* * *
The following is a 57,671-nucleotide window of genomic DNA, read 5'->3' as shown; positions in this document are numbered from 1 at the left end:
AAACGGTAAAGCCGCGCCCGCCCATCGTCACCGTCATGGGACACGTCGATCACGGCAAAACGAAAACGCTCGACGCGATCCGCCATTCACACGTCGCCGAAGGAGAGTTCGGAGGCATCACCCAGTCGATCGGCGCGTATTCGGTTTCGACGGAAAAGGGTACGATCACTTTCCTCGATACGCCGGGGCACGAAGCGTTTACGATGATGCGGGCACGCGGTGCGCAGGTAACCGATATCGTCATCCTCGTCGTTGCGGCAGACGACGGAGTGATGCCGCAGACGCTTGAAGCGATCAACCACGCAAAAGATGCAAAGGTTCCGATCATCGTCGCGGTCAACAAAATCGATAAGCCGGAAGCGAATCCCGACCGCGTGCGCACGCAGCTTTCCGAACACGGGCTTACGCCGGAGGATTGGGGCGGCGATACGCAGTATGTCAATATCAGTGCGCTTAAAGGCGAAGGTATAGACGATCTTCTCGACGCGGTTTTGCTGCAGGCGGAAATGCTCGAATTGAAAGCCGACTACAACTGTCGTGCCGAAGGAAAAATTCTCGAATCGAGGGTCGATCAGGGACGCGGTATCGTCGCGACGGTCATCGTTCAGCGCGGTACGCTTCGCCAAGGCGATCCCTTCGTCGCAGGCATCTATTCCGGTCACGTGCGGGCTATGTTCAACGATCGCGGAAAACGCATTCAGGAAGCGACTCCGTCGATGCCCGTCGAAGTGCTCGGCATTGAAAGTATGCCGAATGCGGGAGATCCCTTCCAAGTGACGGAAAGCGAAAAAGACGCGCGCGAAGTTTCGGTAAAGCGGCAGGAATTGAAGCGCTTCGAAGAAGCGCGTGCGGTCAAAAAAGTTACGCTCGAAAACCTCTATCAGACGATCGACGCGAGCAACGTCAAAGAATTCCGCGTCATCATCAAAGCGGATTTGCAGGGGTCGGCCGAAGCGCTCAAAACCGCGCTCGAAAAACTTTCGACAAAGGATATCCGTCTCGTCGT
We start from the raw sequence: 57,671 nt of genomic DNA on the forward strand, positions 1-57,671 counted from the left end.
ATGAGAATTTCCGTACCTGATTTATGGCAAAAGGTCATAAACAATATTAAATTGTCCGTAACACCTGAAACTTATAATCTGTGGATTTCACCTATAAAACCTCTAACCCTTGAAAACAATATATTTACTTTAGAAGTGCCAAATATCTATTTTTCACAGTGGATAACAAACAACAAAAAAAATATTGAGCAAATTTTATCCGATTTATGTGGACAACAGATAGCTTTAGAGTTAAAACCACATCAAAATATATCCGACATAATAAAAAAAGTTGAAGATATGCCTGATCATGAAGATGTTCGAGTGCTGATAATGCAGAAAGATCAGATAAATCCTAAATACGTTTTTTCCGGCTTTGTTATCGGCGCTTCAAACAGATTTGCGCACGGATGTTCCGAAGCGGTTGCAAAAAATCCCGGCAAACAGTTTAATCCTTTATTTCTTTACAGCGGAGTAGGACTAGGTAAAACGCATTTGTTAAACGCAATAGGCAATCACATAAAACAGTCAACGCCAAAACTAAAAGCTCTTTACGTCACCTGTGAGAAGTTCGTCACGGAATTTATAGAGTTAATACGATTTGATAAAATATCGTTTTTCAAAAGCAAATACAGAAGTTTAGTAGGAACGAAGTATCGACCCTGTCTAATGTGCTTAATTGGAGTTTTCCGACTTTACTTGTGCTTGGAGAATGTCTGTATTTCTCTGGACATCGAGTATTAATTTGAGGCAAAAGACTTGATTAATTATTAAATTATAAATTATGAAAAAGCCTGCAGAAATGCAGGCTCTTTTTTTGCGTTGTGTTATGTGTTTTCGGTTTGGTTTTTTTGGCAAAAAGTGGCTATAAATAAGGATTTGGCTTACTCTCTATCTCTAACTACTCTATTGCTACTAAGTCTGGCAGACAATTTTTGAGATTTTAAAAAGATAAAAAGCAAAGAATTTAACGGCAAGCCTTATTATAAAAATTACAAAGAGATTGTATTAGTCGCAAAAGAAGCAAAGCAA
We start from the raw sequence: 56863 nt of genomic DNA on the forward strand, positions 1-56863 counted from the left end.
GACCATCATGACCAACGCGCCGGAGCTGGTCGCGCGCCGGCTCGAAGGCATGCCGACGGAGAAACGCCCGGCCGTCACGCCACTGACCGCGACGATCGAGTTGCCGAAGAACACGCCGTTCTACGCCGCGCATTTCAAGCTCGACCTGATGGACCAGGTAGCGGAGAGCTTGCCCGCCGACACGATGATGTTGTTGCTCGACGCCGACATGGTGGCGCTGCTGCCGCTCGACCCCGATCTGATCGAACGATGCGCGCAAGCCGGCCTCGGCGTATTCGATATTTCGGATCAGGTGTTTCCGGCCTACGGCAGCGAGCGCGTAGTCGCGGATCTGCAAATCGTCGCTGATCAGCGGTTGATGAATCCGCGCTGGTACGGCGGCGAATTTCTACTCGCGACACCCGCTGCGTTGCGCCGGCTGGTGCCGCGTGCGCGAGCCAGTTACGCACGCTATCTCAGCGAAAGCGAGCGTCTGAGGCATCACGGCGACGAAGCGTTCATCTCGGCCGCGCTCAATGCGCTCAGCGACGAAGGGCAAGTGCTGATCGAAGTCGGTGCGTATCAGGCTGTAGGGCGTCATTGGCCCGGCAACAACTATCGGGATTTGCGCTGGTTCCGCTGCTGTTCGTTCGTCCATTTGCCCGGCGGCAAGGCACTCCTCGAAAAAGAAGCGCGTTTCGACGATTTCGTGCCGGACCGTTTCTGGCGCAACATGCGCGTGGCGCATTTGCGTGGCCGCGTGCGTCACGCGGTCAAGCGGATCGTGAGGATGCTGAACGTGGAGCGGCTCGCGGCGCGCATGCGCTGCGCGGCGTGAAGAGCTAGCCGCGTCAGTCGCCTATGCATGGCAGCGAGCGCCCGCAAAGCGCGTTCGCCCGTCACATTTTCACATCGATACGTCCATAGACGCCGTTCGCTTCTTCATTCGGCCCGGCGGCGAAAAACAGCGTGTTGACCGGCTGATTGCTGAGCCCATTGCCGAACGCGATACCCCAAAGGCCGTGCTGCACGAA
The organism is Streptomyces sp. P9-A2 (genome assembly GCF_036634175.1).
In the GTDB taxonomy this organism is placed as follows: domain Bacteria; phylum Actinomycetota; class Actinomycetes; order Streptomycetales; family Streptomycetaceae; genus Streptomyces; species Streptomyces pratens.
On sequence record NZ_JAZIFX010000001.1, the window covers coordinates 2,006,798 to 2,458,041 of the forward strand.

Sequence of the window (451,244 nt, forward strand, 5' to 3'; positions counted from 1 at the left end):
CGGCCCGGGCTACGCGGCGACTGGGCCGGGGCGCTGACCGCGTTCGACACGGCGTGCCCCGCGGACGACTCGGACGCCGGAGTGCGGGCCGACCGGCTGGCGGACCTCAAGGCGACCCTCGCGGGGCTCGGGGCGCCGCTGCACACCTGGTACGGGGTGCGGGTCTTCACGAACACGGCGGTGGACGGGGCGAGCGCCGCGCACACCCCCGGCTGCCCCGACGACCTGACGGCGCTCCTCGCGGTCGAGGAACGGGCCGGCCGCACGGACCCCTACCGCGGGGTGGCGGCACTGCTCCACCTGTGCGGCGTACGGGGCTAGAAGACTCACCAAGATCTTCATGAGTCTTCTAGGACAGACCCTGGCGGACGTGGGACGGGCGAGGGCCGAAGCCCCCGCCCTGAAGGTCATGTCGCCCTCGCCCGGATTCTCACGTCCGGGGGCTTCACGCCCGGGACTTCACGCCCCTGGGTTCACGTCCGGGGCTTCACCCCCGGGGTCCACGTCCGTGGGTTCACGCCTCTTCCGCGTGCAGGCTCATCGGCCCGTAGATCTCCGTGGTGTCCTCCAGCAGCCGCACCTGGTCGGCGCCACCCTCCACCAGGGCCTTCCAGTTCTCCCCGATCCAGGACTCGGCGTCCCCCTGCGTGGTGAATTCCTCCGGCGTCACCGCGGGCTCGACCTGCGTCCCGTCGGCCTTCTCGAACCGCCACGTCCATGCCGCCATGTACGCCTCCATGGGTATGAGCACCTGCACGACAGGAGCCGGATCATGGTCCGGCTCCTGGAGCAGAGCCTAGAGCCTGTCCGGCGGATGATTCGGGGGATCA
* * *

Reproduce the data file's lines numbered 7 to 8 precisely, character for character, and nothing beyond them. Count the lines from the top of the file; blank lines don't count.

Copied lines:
The organism is Streptomyces sp. P9-A2 (genome assembly GCF_036634175.1).
In the GTDB taxonomy this organism is placed as follows: domain Bacteria; phylum Actinomycetota; class Actinomycetes; order Streptomycetales; family Streptomycetaceae; genus Streptomyces; species Streptomyces pratens.